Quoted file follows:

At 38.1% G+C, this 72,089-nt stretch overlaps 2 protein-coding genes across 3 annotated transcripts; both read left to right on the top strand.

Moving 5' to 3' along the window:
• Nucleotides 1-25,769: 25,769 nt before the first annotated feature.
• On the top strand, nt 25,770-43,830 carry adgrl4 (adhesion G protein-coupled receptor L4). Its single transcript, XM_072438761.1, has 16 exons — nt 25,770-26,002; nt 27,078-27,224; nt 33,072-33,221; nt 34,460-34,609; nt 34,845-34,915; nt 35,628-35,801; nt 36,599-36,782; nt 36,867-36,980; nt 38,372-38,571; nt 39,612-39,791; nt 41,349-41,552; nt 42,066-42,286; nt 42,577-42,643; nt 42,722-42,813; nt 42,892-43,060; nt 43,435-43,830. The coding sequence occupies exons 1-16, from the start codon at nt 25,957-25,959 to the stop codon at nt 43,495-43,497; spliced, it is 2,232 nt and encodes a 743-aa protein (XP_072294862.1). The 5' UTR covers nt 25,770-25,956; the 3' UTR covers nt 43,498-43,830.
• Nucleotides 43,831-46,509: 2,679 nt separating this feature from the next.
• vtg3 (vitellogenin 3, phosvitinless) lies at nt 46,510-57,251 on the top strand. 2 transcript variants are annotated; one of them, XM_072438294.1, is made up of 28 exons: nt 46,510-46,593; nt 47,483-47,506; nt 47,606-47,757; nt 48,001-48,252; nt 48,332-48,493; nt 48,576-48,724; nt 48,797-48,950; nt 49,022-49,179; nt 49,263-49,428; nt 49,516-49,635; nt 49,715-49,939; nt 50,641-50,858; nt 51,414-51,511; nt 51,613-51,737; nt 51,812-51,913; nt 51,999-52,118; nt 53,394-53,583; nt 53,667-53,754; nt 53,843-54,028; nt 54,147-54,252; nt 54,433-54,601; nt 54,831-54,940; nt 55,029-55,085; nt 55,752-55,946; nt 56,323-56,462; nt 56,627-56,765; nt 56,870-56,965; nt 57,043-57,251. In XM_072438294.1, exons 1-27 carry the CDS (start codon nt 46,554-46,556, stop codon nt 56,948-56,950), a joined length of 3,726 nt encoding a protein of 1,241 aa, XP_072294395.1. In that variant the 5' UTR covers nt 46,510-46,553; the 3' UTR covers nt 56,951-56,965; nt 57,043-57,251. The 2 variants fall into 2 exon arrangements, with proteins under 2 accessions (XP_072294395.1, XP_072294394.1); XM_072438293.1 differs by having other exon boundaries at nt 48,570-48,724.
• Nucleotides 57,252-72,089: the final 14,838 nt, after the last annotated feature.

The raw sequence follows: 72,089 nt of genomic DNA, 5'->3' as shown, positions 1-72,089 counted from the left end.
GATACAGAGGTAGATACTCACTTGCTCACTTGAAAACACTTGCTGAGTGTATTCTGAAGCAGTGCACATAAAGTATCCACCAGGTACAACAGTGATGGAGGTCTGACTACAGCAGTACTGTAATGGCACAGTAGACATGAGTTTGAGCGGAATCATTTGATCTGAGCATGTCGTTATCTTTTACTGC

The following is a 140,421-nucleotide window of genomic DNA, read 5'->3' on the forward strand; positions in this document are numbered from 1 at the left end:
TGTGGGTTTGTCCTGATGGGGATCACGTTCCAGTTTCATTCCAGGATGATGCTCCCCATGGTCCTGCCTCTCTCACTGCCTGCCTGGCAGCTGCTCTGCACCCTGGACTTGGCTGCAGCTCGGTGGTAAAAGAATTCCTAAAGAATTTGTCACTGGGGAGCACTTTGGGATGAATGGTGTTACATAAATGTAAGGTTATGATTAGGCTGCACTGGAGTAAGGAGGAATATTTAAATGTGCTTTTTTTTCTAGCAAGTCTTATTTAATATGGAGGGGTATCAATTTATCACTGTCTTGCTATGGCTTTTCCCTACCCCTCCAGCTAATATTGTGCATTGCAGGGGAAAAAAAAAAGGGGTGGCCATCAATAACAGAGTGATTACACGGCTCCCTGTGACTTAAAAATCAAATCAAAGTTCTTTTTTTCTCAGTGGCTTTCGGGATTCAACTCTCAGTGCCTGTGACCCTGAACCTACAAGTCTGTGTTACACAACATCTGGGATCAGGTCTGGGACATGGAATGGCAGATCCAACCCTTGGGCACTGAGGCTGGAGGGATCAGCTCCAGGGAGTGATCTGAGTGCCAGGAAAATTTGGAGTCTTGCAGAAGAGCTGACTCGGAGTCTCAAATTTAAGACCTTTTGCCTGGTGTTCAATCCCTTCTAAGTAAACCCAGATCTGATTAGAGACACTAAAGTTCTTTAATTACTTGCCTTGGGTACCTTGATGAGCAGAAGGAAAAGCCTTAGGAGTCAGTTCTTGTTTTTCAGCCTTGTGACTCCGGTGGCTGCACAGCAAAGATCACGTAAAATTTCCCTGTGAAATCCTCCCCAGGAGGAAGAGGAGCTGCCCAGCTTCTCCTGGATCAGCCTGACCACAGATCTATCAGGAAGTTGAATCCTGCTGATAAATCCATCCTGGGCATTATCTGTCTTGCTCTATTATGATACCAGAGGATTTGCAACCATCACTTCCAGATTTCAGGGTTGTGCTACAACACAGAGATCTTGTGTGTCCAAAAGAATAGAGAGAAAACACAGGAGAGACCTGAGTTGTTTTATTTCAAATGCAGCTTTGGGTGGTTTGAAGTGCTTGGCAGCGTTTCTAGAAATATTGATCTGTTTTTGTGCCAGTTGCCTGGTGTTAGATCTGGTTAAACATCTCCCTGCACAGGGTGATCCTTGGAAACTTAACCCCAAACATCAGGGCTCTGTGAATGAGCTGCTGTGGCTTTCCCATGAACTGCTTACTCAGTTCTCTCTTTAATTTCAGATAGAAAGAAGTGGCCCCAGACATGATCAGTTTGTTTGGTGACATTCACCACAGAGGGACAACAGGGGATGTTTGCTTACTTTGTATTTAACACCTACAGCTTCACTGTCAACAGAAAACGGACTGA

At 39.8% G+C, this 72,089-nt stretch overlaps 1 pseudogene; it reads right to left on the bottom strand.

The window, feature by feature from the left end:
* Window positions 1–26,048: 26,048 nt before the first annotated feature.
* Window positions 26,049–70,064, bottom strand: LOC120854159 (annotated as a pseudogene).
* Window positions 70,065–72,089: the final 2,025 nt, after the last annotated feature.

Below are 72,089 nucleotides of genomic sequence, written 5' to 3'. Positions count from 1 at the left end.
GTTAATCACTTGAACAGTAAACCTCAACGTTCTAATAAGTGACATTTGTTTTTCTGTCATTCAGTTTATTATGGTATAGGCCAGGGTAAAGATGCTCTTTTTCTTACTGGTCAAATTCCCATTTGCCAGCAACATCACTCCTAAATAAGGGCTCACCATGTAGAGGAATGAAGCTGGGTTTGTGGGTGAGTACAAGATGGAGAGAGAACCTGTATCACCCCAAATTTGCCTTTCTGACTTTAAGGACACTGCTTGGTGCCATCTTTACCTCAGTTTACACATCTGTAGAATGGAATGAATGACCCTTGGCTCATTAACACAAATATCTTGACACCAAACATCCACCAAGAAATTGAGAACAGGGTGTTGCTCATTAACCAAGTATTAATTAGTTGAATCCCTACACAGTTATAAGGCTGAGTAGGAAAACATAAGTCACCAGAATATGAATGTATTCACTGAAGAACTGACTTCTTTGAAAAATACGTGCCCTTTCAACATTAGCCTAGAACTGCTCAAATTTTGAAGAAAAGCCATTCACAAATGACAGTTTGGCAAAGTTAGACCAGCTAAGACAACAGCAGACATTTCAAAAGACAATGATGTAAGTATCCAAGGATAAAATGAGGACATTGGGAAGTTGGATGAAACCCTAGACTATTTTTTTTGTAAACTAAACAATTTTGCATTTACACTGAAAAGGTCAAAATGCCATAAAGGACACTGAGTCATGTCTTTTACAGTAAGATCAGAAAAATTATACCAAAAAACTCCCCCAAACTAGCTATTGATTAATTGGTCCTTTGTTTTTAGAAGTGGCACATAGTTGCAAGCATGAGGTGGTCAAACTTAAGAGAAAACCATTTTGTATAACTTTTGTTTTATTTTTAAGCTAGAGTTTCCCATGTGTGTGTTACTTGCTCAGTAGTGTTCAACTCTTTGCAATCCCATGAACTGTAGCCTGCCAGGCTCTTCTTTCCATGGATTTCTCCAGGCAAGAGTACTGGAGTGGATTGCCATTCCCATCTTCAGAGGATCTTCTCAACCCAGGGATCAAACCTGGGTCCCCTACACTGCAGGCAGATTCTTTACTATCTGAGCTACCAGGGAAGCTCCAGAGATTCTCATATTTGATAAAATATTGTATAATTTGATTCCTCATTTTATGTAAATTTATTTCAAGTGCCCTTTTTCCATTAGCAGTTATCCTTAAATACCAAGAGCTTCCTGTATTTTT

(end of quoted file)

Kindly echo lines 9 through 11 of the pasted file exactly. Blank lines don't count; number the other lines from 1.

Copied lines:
GATACAGAGGTAGATACTCACTTGCTCACTTGAAAACACTTGCTGAGTGTATTCTGAAGCAGTGCACATAAAGTATCCACCAGGTACAACAGTGATGGAGGTCTGACTACAGCAGTACTGTAATGGCACAGTAGACATGAGTTTGAGCGGAATCATTTGATCTGAGCATGTCGTTATCTTTTACTGC

The following is a 140,421-nucleotide window of genomic DNA, read 5'->3' on the forward strand; positions in this document are numbered from 1 at the left end:
TGTGGGTTTGTCCTGATGGGGATCACGTTCCAGTTTCATTCCAGGATGATGCTCCCCATGGTCCTGCCTCTCTCACTGCCTGCCTGGCAGCTGCTCTGCACCCTGGACTTGGCTGCAGCTCGGTGGTAAAAGAATTCCTAAAGAATTTGTCACTGGGGAGCACTTTGGGATGAATGGTGTTACATAAATGTAAGGTTATGATTAGGCTGCACTGGAGTAAGGAGGAATATTTAAATGTGCTTTTTTTTCTAGCAAGTCTTATTTAATATGGAGGGGTATCAATTTATCACTGTCTTGCTATGGCTTTTCCCTACCCCTCCAGCTAATATTGTGCATTGCAGGGGAAAAAAAAAAGGGGTGGCCATCAATAACAGAGTGATTACACGGCTCCCTGTGACTTAAAAATCAAATCAAAGTTCTTTTTTTCTCAGTGGCTTTCGGGATTCAACTCTCAGTGCCTGTGACCCTGAACCTACAAGTCTGTGTTACACAACATCTGGGATCAGGTCTGGGACATGGAATGGCAGATCCAACCCTTGGGCACTGAGGCTGGAGGGATCAGCTCCAGGGAGTGATCTGAGTGCCAGGAAAATTTGGAGTCTTGCAGAAGAGCTGACTCGGAGTCTCAAATTTAAGACCTTTTGCCTGGTGTTCAATCCCTTCTAAGTAAACCCAGATCTGATTAGAGACACTAAAGTTCTTTAATTACTTGCCTTGGGTACCTTGATGAGCAGAAGGAAAAGCCTTAGGAGTCAGTTCTTGTTTTTCAGCCTTGTGACTCCGGTGGCTGCACAGCAAAGATCACGTAAAATTTCCCTGTGAAATCCTCCCCAGGAGGAAGAGGAGCTGCCCAGCTTCTCCTGGATCAGCCTGACCACAGATCTATCAGGAAGTTGAATCCTGCTGATAAATCCATCCTGGGCATTATCTGTCTTGCTCTATTATGATACCAGAGGATTTGCAACCATCACTTCCAGATTTCAGGGTTGTGCTACAACACAGAGATCTTGTGTGTCCAAAAGAATAGAGAGAAAACACAGGAGAGACCTGAGTTGTTTTATTTCAAATGCAGCTTTGGGTGGTTTGAAGTGCTTGGCAGCGTTTCTAGAAATATTGATCTGTTTTTGTGCCAGTTGCCTGGTGTTAGATCTGGTTAAACATCTCCCTGCACAGGGTGATCCTTGGAAACTTAACCCCAAACATCAGGGCTCTGTGAATGAGCTGCTGTGGCTTTCCCATGAACTGCTTACTCAGTTCTCTCTTTAATTTCAGATAGAAAGAAGTGGCCCCAGACATGATCAGTTTGTTTGGTGACATTCACCACAGAGGGACAACAGGGGATGTTTGCTTACTTTGTATTTAACACCTACAGCTTCACTGTCAACAGAAAACGGACTGA